Current Research Findings and Theories
Most scientists now believe that babies who die of SIDS are born with one or more conditions that make them especially vulnerable to the internal and external stresses that occur in the life of any infant. Currently, many researchers argue that the clue to finding the cause(s) of SIDS lies in a further understanding of the development and functions of the brain and nervous system of SIDS infants.
These scientists theorize that some babies at risk for SIDS have defects in those parts of the nervous system that control breathing and heart rate. Maturation of the brainstem may be delayed in SIDS infants. Myelin, a fatty substance that facilitates nerve signal transmission, appears to develop more slowly in SIDS infants than in other babies.
"The detection of subtle abnormalities in SIDS brains indicates that not all SIDS infants are 'normal' despite their lack of clinical abnormalities. The occurrence of brain abnormalities supports the concept that a vulnerable, and not a normal, infant is at risk for SIDS. The idea of a vulnerable infant forms a key part of a triple-risk model for the pathogenesis of SIDS" (Filiano and Kinney, 1994).
The Triple-Risk Model
Pathology studies of SIDS infants support the view that these infants possess underlying vulnerabilities that put them at risk for sudden death, a concept advanced by the triple-risk model in describing the sequence of events leading to the death of an infant. A number of scientists are currently applying this model in their search for a cause(s) of SIDS.
- Vulnerable Infant. The first key element of the triple-risk model depicts an infant with an underlying defect or abnormality, which makes the baby vulnerable. In this model, certain athophysiological factors (e.g., defects in the parts of the brain that control respiration or heart rate, and that occur during early life) explain vulnerability to sudden infant death.
- Critical Developmental Period. The second element in the triple-risk model refers to the infant's first 6 months of life. During this critical developmental period, rapid growth phases occur and changes in homeostatic controls take place. These changes may be evident (e.g., sleeping and waking patterns), or they may be more subtle (e.g., variations in breathing, heart rate, blood pressure, and body temperature). It may be that some of these changes may temporarily or periodically destabilize the infant's internal systems.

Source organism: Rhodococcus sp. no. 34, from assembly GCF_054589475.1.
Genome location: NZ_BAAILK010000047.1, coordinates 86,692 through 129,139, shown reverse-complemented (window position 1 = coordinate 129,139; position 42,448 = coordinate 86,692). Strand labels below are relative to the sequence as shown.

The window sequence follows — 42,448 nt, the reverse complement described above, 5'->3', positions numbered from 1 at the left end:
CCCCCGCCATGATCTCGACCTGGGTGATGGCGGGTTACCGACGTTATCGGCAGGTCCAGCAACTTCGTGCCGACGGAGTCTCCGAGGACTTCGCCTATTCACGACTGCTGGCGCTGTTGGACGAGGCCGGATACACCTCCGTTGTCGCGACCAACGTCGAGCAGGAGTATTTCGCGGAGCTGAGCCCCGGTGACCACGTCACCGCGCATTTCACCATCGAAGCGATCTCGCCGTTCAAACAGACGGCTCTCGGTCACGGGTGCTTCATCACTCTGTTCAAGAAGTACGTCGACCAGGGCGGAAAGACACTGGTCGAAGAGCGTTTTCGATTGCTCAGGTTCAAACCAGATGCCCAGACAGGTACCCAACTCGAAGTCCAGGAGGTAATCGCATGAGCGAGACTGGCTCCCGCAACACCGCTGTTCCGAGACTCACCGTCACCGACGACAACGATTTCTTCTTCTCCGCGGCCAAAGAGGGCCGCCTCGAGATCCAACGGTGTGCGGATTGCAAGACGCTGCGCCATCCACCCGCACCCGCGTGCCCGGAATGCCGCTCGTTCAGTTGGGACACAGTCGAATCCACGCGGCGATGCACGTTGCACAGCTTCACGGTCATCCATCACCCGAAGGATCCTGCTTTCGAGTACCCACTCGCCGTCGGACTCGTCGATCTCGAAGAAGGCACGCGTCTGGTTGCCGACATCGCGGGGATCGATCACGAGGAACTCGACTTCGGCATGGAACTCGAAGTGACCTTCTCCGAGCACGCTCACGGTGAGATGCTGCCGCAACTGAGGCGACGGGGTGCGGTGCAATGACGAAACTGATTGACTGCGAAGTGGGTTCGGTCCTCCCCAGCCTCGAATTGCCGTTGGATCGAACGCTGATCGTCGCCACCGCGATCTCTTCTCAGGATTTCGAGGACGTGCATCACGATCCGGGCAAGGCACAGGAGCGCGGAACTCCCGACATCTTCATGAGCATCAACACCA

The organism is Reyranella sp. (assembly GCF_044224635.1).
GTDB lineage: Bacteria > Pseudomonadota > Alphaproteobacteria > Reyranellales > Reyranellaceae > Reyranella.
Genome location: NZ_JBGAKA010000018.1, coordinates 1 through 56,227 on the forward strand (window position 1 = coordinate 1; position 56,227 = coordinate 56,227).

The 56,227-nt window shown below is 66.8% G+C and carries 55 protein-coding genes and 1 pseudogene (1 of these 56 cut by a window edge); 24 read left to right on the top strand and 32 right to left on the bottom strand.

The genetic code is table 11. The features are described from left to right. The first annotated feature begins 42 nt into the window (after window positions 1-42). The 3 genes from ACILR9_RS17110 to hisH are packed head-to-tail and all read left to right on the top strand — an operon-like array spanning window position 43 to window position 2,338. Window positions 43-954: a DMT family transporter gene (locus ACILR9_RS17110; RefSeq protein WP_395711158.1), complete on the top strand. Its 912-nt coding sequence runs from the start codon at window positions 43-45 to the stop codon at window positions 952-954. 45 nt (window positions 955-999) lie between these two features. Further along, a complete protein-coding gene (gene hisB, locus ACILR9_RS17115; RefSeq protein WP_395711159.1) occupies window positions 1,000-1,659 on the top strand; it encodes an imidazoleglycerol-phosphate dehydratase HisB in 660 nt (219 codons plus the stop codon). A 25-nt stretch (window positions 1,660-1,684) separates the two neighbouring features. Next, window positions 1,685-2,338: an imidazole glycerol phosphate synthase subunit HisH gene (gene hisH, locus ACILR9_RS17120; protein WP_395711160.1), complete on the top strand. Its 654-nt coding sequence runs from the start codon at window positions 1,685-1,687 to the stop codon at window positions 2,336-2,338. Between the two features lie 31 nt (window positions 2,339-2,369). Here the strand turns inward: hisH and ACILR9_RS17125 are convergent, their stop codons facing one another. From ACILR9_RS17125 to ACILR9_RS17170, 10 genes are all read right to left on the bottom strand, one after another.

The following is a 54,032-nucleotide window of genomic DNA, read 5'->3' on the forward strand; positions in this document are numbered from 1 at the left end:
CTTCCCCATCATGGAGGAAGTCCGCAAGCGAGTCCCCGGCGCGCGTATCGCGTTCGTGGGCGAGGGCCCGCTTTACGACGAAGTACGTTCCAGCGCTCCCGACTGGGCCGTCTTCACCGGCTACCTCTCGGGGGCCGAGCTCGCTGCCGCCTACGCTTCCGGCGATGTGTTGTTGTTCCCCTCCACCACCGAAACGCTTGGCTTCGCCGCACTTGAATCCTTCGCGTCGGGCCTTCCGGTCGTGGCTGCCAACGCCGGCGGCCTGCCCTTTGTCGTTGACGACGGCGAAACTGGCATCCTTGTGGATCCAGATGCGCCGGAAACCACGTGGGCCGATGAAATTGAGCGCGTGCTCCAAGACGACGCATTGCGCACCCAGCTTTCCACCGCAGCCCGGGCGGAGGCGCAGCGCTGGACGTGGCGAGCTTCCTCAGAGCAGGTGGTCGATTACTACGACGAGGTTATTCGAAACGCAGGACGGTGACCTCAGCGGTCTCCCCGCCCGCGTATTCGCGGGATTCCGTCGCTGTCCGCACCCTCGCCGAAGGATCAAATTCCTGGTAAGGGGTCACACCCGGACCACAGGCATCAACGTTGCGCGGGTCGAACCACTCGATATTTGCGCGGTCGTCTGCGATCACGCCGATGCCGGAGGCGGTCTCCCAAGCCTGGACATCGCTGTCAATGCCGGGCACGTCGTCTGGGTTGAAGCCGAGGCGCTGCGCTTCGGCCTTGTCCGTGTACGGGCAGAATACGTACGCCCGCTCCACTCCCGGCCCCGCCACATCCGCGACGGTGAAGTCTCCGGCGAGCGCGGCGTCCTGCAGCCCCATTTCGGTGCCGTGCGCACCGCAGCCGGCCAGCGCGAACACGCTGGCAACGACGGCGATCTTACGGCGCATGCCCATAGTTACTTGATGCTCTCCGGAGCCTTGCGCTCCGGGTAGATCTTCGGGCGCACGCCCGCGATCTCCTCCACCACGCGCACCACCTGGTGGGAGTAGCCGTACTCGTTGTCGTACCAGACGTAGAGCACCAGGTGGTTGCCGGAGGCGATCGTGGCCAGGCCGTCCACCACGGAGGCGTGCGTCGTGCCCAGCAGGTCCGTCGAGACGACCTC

- Outside Stressor(s). The third element of this model involves outside stressors. These may include environmental factors (e.g., exposure to tobacco smoke, overheating, or prone sleep position) or an upper respiratory infection that most babies can experience and survive, but that an already-vulnerable infant may not be able to overcome. In and of themselves, these stressors do not cause infant deaths, but in a vulnerable infant, "may tip the balance against an infant's chances of survival" (Filiano and Kinney, 1994). According to this model, all three elements must interact for a sudden infant death to occur—the baby's vulnerability is undetected until the infant enters the critical developmental period and is exposed to an outside stressor or stressors.
Brain Abnormalities in SIDS Infants
A team of researchers funded by the National Institute of Child Health and Human Development (NICHD) has discovered that infants who die of SIDS may have abnormalities in several parts of the brainstem. This finding builds on the results of an earlier study that identified abnormalities in the region of the brain known as the arcuate nucleus in babies who died of SIDS.
In the NICHD study, SIDS infants were found to have decreased binding of serotonin in the nucleus raphe obscurus, a brain structure linked to the arcuate nucleus, as well as four other brain regions. These areas of the brain are thought to play a crucial role in regulating breathing, heart beat, body temperature, and arousal (Panigrahy et al., 2000).